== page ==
Wednesday, March 18, 2015


I love the colors of newly minted spring- trees mixed with light greens and honey colored buds and seeds, fresh new leaves against moist brown bark. It never seems as vibrant once summer heat sets in...

Even my hens have added color into the mix- the middle eggs are from my Americaunas. We've debated- are they green? Blue? Grey?

Native violet, planted years ago, coming back despite construction and neglect..

Tentative leaves from a pomegranate

Stubborn native seed packet successes : standing cypress and goldenrod, bigger and stronger in their second year (standing cypress is a biennial so I expect red flowers this year).

Coral honeysuckle getting ready to burst in orange/red..

I'm loving euphorbia plants- the top for it's chartreuse vividness, the one on the right hand side of the second picture for it's coral reef shape and red colors at the top.

Finally a nondescript mystery tree growing in the back. It's small (smaller than a redbud) and doesn't do much, but it provides a bit of green and shade and height so I've left it alone. No fruit or berries that I've noted. I'll look it up some day when I learn the terminology (leaf shape, bark, etc)..

Sunday, March 15, 2015

March blooms

There's a story behind these irises:

Travis Heights was one of the first suburbs in Austin. Houses were built from the 1920's to 1950's in my section. They were primarily small houses on big lots- great wood floors, porches, but not much storage space. In the last decade or so, builders, California transplants, and returning Texans like me have moved to the neighborhood in droves. Of course, I first lived here in 1994 (I think there were still hookers on S. Congress..), but then I moved away and here and there for a few years. One of the common things builders do is split lots- refinish an older house on one side of a lot and squeeze in a new house on the other side. I prefer when they do that to when they demolish a house and build a duplex.. but I guess dense urban infill is preferable to rampant building in the suburbs and over the aquifer..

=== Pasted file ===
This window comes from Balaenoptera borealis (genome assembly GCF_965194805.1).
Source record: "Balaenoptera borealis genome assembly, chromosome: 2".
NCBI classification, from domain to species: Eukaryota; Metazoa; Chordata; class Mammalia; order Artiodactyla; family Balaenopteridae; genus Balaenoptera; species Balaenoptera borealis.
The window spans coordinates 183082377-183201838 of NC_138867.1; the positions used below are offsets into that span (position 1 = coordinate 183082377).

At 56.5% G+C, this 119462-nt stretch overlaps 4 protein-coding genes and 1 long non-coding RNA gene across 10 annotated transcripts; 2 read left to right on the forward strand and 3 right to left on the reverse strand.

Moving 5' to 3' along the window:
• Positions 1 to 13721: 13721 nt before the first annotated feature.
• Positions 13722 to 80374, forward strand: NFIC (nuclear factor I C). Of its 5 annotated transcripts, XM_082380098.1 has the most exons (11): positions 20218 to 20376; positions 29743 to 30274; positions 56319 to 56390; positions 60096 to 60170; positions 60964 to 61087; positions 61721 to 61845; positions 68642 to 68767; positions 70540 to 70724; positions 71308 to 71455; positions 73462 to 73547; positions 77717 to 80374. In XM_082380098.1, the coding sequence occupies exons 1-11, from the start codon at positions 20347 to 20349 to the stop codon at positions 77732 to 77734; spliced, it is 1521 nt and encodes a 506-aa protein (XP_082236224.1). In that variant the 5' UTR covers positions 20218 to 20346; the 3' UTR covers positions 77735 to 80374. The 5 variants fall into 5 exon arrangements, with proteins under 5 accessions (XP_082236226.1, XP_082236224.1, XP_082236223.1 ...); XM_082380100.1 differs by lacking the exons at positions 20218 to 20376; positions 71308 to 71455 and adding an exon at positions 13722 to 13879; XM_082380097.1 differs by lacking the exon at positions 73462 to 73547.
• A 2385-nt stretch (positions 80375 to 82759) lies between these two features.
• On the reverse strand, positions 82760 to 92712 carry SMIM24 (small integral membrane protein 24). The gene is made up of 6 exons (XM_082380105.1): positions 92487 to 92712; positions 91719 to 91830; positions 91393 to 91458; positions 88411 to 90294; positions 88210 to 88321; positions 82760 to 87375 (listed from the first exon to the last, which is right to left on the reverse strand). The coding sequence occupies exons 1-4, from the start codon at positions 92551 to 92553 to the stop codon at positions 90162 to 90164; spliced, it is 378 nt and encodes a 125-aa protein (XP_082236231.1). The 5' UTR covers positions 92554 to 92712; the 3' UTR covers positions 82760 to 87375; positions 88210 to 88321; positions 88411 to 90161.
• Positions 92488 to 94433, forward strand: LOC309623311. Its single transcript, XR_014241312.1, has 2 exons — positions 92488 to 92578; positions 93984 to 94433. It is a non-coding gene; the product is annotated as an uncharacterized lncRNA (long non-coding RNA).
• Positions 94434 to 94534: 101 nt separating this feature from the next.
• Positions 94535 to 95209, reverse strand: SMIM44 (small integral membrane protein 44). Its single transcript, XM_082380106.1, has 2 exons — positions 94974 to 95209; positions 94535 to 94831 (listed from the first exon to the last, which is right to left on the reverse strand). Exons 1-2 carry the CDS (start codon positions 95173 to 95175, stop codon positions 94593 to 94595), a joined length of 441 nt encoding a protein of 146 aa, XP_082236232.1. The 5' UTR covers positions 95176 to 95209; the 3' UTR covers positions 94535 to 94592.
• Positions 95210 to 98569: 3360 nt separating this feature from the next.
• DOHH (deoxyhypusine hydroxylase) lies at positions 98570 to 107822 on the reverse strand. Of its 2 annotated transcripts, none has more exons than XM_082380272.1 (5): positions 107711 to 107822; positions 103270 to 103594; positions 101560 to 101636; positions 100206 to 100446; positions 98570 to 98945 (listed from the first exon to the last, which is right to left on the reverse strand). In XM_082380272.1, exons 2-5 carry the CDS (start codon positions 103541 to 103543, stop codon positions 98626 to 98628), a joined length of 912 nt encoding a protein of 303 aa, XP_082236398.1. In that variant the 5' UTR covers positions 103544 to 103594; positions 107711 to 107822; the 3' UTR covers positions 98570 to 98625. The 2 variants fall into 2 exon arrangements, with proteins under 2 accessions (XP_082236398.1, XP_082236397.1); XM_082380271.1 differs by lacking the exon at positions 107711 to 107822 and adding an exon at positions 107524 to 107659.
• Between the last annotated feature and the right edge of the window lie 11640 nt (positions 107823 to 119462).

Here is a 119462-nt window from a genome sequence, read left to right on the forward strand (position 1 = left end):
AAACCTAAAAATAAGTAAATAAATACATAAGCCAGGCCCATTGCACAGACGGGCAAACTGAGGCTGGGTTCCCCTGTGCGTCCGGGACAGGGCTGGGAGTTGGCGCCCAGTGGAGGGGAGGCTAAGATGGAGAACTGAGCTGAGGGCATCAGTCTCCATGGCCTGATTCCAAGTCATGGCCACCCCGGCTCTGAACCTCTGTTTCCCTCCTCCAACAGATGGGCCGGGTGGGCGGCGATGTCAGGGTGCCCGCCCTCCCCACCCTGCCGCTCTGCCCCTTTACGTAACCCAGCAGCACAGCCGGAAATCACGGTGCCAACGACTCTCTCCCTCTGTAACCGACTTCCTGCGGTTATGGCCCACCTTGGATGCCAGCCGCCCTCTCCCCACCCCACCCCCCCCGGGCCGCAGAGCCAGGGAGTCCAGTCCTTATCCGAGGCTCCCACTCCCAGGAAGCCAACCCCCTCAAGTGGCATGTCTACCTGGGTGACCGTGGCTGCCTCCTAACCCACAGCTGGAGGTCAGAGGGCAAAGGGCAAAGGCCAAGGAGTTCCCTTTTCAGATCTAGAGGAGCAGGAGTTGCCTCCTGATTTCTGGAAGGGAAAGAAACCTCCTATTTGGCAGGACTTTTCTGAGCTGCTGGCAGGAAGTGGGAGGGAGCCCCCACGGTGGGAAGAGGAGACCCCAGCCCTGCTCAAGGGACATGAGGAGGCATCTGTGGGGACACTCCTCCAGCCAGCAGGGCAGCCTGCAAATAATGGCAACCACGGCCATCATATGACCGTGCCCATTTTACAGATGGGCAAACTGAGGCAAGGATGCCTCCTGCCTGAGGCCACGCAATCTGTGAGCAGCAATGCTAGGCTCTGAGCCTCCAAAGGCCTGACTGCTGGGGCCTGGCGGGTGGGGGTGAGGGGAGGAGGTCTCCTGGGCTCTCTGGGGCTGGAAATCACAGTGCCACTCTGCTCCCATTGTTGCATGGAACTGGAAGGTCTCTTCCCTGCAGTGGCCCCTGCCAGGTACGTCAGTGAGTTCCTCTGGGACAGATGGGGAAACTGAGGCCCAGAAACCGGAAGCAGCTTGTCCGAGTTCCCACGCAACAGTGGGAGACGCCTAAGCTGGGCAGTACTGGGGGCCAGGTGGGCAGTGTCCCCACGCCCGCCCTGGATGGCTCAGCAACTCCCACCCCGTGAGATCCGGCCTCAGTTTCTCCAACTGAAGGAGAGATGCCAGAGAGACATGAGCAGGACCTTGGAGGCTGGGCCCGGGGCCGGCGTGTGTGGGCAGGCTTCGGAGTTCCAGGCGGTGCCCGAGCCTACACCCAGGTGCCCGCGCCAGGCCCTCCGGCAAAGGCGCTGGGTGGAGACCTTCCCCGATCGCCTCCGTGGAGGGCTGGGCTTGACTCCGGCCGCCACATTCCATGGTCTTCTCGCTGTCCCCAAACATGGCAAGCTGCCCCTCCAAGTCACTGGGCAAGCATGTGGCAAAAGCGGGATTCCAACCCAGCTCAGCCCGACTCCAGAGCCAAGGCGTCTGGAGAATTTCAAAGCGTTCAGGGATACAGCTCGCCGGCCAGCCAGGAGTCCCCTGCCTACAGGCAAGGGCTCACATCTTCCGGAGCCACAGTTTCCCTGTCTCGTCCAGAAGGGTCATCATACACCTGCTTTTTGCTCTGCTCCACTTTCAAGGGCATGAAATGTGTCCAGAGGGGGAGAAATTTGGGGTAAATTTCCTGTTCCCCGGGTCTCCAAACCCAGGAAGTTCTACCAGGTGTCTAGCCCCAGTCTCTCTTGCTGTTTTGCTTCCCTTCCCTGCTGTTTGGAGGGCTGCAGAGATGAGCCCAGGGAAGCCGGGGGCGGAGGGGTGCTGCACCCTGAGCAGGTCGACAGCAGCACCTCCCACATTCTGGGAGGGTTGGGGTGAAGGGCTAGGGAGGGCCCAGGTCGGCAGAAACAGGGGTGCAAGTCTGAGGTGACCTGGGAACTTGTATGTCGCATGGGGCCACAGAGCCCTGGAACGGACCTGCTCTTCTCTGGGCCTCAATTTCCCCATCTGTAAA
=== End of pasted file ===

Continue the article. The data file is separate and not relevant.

The point of the story is that the house across the street had its lot split, and one day it was evident that bulldozers were going to take out the plants growing in what used to be a driveway. My good friend (and neighbor at the time) Debbi noticed these yellow bearded irises and decided to stage a late-night rescue. She crept over with a pitchfork and dug the majority up, sharing them with various neighbors the next day (as the bulldozers leveled anything that remained). I planted a bucket full in my front yard (they are filling in beautifully) and they have been the sturdiest, most xeriscape friendly bulbs I have had. I have no idea what kind they are. They bloom brilliant yellow for only 2-3 days, but their leaves are gorgeous, glossy (and work amazingly well to hold the soil in place on my sloping front yard). I bet their ancestors were planted 60-80 years ago and I'm grateful that I have lucked into getting to enjoy their tenacity and beauty. Go Debbi!

The rest of my blooms are brand new by comparison.

My Mexican plum blooms have faded, but they made me want to have a Japanese tea service and meditate in the backyard when they were blooming!

My spontaneously planted hyacinths are patchy, but I loved showing my eldest how they smell today. It's pretty amazing that nature can smell so good..

Thanks to Carol at for hosting Garden Bloggers' Bloom Day!